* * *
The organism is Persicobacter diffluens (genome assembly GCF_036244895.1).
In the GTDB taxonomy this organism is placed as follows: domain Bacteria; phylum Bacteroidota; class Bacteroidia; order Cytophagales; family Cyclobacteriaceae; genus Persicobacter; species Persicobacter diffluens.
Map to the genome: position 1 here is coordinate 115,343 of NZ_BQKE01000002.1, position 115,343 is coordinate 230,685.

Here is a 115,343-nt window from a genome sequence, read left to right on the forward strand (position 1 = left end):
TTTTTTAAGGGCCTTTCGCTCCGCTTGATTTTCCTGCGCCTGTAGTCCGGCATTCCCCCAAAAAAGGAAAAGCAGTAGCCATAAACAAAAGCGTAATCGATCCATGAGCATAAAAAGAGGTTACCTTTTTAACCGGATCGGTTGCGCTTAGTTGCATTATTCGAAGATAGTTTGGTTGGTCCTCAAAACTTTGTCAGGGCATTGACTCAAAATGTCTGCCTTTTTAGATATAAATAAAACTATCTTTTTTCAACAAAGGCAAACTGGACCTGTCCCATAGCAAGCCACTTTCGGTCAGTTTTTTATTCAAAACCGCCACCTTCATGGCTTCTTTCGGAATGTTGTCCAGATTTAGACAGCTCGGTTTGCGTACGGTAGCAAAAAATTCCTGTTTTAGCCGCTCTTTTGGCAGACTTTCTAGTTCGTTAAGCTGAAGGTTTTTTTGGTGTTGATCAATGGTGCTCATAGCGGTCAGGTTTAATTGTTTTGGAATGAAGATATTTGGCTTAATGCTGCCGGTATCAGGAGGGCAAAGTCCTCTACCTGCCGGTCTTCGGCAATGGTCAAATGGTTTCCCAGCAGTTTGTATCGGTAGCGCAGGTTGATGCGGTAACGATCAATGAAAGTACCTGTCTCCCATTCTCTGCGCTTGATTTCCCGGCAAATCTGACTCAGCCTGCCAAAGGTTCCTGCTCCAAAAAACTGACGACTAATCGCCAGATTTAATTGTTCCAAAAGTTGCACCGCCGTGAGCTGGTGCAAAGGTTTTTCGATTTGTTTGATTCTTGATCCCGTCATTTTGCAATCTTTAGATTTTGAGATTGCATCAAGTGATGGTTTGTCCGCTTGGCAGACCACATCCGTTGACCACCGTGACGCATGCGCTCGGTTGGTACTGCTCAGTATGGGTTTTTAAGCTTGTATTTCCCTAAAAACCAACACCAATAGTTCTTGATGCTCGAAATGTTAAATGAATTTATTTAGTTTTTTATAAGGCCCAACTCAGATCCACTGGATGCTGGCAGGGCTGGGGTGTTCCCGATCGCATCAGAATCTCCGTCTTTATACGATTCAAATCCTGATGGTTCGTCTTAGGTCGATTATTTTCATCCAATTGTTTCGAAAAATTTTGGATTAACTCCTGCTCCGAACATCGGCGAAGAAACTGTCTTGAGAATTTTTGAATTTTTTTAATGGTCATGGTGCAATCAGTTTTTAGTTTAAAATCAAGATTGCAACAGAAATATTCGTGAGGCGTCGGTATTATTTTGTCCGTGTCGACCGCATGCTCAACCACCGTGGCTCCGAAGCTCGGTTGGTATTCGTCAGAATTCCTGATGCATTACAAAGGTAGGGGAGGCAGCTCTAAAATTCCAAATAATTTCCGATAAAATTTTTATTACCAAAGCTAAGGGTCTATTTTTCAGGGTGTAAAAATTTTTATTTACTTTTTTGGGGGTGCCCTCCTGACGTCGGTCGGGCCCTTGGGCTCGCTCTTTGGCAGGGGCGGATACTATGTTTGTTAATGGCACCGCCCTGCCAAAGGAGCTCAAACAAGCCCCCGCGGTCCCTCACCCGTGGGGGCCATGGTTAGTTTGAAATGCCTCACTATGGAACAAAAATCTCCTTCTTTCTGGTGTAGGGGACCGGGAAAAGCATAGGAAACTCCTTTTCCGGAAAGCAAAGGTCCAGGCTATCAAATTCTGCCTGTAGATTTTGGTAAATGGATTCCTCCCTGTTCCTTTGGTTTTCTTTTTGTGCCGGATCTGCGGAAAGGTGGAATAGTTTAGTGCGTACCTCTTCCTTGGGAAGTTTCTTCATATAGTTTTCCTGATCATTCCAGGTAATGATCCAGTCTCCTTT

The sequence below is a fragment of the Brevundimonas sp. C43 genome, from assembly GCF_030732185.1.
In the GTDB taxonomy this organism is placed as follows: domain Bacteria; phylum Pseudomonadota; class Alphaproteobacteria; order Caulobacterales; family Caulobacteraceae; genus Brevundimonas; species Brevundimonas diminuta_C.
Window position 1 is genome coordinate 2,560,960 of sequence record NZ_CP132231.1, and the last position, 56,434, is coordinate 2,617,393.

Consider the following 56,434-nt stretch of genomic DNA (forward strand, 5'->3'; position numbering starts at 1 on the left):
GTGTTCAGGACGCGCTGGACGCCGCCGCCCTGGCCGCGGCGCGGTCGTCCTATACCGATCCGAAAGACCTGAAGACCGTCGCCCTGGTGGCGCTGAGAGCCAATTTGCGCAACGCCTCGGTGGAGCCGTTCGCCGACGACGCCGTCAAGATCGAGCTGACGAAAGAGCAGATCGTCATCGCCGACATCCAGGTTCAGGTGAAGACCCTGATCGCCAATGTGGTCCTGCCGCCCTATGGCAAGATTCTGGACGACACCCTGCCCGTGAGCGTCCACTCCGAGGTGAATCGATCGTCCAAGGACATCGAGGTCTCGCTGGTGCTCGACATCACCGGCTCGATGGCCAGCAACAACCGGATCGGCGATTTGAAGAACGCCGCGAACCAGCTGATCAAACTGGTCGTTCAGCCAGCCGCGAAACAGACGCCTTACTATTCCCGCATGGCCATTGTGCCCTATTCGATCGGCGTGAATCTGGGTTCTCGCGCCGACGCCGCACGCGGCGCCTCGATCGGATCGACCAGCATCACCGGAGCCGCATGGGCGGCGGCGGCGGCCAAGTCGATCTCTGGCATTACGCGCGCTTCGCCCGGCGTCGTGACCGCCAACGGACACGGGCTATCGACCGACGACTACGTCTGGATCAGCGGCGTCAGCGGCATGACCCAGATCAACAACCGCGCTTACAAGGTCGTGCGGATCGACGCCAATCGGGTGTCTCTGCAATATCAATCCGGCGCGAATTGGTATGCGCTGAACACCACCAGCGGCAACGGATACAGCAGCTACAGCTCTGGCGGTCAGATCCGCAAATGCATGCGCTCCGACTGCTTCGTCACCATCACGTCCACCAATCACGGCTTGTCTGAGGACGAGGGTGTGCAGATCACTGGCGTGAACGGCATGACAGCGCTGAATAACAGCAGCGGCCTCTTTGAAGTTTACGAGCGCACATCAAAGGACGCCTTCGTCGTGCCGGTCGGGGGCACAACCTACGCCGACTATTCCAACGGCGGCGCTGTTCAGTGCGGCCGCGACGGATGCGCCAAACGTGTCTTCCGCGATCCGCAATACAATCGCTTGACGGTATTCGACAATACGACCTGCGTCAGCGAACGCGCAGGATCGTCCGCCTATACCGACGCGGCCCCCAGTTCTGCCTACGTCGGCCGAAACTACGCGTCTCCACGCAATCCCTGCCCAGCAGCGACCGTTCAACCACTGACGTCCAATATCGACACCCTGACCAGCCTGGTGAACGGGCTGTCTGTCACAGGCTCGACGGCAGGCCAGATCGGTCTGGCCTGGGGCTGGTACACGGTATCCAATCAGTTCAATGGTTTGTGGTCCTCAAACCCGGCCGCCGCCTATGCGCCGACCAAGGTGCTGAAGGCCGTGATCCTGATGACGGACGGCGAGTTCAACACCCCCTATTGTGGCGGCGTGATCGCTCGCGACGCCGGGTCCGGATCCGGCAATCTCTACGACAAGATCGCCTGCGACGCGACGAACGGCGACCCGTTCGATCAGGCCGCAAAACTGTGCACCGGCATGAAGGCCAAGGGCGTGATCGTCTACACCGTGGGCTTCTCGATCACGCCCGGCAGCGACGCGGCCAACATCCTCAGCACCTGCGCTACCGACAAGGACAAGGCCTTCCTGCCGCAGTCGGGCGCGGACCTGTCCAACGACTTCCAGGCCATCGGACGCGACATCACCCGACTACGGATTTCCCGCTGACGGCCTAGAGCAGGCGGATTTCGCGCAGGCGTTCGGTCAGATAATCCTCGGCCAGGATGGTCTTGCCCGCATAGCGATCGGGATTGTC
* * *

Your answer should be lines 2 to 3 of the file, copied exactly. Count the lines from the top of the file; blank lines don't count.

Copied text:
In the GTDB taxonomy this organism is placed as follows: domain Bacteria; phylum Bacteroidota; class Bacteroidia; order Cytophagales; family Cyclobacteriaceae; genus Persicobacter; species Persicobacter diffluens.
Map to the genome: position 1 here is coordinate 115,343 of NZ_BQKE01000002.1, position 115,343 is coordinate 230,685.